Language department updates academic standards, practices

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Language department updates academic standards, practices

Madison Nguyen, Features Editor

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The bell rings as language classes begin. Students crowd into the computer lab and begin preparing for their upcoming listening assessment. In other classrooms, they begin class with a writing assessment or simply interact with their fellow language learners.

Since 2016, World Language Instructional Lead Liz Matchett has been working with many other teachers and administrators across the state of California to improve the framework of the California language department standard. If approved, the standards will be published and implemented into all California high schools sometime in 2021.

The California Department of Education (CDE) published the standards in Jan. 2019, but the framework is still in the process of being approved by the state. While the standards outline what students have to learn, such as grammar and vocabulary, the framework also explains how students should learn. According to Matchett, the framework consists of learning languages through interpretive, interpersonal and presentational communication. Grammar and vocabulary will be the base of student learning and used as a tool for communication. “The idea is that if you got dropped into another country, no one is going to run up to you and give you a worksheet that says, ‘Fill out these words’ becsause it’s not a real-world activity,” Matchett said. “The standards and the framework continually say, ‘What are real-world tasks that students will eventually have to do in the language?’ and that is what and how we should be teaching in the language classrooms.”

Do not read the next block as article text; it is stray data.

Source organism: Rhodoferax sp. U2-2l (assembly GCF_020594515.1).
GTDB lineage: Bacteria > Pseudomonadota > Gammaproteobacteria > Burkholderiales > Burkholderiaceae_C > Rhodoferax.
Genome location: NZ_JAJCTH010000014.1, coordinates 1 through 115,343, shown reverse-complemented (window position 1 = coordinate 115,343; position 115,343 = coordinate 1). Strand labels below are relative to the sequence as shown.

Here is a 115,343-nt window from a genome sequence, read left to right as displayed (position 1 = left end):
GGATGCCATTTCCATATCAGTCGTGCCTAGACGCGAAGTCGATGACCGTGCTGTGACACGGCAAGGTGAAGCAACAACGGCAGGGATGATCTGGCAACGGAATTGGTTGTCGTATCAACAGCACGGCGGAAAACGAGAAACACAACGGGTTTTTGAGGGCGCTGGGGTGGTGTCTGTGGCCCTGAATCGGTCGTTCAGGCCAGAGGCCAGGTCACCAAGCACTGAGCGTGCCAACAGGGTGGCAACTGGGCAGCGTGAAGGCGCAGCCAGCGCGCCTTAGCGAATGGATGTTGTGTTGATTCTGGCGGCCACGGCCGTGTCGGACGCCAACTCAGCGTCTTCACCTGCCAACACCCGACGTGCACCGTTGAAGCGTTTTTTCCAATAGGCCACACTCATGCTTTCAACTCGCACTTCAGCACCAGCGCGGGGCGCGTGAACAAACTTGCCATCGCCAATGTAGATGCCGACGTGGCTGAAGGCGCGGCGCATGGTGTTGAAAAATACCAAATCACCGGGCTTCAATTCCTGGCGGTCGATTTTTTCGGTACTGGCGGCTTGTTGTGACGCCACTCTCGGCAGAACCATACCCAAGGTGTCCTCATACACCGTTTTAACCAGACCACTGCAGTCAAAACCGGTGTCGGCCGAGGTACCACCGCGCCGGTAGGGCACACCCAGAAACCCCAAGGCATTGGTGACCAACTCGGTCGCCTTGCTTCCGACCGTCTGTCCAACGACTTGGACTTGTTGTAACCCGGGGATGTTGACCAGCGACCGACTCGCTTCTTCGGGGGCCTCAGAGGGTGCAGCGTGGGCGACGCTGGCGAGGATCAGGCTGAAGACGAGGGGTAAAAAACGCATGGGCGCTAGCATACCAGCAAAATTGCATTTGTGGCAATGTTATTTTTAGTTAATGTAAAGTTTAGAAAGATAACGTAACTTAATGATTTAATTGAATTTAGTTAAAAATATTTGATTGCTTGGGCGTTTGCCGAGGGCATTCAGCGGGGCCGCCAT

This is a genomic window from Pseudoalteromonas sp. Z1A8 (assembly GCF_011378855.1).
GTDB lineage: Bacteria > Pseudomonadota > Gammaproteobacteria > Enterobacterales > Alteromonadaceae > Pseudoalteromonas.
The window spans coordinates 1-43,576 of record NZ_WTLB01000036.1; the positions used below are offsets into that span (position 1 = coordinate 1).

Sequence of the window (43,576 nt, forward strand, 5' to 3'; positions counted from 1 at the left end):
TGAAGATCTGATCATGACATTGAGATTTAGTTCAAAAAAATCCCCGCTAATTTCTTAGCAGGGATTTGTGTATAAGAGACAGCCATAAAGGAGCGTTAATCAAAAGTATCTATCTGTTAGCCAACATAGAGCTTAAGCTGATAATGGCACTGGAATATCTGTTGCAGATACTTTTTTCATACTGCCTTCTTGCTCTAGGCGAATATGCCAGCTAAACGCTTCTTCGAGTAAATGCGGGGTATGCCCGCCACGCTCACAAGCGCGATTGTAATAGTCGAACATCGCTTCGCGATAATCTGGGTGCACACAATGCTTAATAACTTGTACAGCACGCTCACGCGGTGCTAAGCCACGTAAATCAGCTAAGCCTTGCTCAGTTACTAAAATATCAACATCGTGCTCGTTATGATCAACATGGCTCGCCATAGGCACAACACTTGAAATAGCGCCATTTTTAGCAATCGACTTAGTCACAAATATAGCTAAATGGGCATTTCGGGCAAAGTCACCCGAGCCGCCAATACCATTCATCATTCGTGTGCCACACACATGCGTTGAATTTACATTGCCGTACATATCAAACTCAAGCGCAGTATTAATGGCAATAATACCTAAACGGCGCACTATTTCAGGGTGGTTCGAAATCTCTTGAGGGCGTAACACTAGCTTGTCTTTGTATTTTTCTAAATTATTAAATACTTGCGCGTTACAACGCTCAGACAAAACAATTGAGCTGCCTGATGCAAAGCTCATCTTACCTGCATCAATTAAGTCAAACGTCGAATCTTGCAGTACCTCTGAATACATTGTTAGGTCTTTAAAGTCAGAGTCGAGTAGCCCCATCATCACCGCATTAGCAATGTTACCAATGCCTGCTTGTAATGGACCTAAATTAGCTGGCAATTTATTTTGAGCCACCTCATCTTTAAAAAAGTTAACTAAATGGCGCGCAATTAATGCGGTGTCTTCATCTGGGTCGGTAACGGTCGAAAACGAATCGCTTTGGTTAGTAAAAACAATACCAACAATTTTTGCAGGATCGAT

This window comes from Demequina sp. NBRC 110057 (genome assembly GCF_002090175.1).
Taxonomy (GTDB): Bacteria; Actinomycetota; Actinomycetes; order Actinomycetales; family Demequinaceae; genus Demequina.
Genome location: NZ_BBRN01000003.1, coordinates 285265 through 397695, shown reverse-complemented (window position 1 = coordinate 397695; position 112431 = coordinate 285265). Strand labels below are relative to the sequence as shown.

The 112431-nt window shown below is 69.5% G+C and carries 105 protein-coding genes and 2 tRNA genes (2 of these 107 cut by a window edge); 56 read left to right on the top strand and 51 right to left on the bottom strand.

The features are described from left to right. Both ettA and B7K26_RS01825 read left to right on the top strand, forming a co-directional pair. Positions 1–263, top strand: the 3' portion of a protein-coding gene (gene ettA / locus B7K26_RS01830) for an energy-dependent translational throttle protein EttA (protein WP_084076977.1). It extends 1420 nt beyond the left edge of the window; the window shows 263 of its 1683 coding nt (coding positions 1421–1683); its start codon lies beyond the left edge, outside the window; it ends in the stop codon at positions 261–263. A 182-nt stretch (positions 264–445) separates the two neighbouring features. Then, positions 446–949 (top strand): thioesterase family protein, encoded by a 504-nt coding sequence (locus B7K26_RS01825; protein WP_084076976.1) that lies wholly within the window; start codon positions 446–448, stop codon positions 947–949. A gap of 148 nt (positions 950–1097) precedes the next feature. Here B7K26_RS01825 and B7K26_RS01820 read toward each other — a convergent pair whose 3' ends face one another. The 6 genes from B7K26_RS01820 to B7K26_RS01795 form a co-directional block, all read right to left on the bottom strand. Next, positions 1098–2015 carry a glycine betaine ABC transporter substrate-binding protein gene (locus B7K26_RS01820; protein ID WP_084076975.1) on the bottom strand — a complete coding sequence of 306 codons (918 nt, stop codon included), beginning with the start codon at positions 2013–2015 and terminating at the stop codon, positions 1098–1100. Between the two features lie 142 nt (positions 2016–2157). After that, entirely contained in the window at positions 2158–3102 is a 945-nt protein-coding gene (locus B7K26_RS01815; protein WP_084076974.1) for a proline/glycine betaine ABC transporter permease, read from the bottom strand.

While the lengthy process requires approval by many administrators, the framework was finished on Aug. 2 and is being incorporated at Gunn. While the framework, if passed, will shape how language is taught in California for the next ten years, new standards have already been implemented into Gunn’s world language classrooms since last school year. Thus, there will be a shift in CDE standards, but this won’t have a large im- pact on how language is already taught at Gunn due to the fact that these standards and practices are already being used. Historically, there has been a large emphasis on grammar rules and vocabulary, but the CDE is now shifting the focus to how these rules can be applied to everyday conversations. “Some places in California only teach grammar and vocabulary, and that’s all they test,” she said. “We need to be testing what students can actually do with a language, what kind of communication they can have.”

Because of this, Matchett places an emphasis on how teachers phrase their learning objectives. “Instead of a teacher saying ‘Today, we’re going to learn the subjunctive,’ they should say, ‘Today, we’re going to learn how to get recommenda- tions, here are some contexts to why we would give recommendations to people,’” she said.

An issue world language teachers face is that some students don’t see the importance of language classes. However, Matchett emphasizes that learning a language allows for a better understanding of culture and connection with more people something that will grow and prosper with the new updated standard and framework. “Learning a language isn’t something that is just sitting by itself,” she said. “Sometimes, people think about why you need to know a language. It’s because the world keeps becoming a smaller place the more global we become.”